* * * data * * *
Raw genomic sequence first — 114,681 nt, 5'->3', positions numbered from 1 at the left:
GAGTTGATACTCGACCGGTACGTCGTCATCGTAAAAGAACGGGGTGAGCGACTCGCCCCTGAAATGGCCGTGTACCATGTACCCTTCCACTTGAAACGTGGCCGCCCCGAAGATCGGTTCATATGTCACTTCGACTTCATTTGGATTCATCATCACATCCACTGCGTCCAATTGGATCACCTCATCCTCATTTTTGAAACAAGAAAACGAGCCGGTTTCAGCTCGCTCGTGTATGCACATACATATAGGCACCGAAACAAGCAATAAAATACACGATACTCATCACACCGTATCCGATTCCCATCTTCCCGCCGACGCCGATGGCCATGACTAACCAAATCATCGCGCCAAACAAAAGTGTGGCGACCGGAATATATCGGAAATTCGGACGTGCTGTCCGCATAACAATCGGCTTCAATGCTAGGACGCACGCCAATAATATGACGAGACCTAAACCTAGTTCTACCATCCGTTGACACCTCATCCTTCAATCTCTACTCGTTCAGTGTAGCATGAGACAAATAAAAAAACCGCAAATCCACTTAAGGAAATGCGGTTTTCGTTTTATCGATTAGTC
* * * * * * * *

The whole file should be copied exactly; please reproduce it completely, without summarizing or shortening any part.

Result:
Raw genomic sequence first — 114,681 nt, 5'->3', positions numbered from 1 at the left:
GAGTTGATACTCGACCGGTACGTCGTCATCGTAAAAGAACGGGGTGAGCGACTCGCCCCTGAAATGGCCGTGTACCATGTACCCTTCCACTTGAAACGTGGCCGCCCCGAAGATCGGTTCATATGTCACTTCGACTTCATTTGGATTCATCATCACATCCACTGCGTCCAATTGGATCACCTCATCCTCATTTTTGAAACAAGAAAACGAGCCGGTTTCAGCTCGCTCGTGTATGCACATACATATAGGCACCGAAACAAGCAATAAAATACACGATACTCATCACACCGTATCCGATTCCCATCTTCCCGCCGACGCCGATGGCCATGACTAACCAAATCATCGCGCCAAACAAAAGTGTGGCGACCGGAATATATCGGAAATTCGGACGTGCTGTCCGCATAACAATCGGCTTCAATGCTAGGACGCACGCCAATAATATGACGAGACCTAAACCTAGTTCTACCATCCGTTGACACCTCATCCTTCAATCTCTACTCGTTCAGTGTAGCATGAGACAAATAAAAAAACCGCAAATCCACTTAAGGAAATGCGGTTTTCGTTTTATCGATTAGTC